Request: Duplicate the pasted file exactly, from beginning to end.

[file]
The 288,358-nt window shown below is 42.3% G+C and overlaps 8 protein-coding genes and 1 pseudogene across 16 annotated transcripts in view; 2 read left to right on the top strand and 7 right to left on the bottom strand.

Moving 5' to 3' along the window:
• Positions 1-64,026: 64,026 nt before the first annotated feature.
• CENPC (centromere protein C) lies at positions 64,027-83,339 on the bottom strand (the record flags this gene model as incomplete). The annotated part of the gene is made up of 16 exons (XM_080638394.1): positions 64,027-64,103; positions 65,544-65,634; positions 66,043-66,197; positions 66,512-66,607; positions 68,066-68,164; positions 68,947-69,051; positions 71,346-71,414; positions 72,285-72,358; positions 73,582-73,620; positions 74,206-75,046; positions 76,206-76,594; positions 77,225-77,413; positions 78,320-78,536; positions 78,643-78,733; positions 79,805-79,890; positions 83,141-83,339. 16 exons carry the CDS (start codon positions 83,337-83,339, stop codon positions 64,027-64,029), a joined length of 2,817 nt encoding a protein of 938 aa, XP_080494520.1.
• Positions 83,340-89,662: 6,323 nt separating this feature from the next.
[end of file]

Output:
The 288,358-nt window shown below is 42.3% G+C and overlaps 8 protein-coding genes and 1 pseudogene across 16 annotated transcripts in view; 2 read left to right on the top strand and 7 right to left on the bottom strand.

Moving 5' to 3' along the window:
• Positions 1-64,026: 64,026 nt before the first annotated feature.
• CENPC (centromere protein C) lies at positions 64,027-83,339 on the bottom strand (the record flags this gene model as incomplete). The annotated part of the gene is made up of 16 exons (XM_080638394.1): positions 64,027-64,103; positions 65,544-65,634; positions 66,043-66,197; positions 66,512-66,607; positions 68,066-68,164; positions 68,947-69,051; positions 71,346-71,414; positions 72,285-72,358; positions 73,582-73,620; positions 74,206-75,046; positions 76,206-76,594; positions 77,225-77,413; positions 78,320-78,536; positions 78,643-78,733; positions 79,805-79,890; positions 83,141-83,339. 16 exons carry the CDS (start codon positions 83,337-83,339, stop codon positions 64,027-64,029), a joined length of 2,817 nt encoding a protein of 938 aa, XP_080494520.1.
• Positions 83,340-89,662: 6,323 nt separating this feature from the next.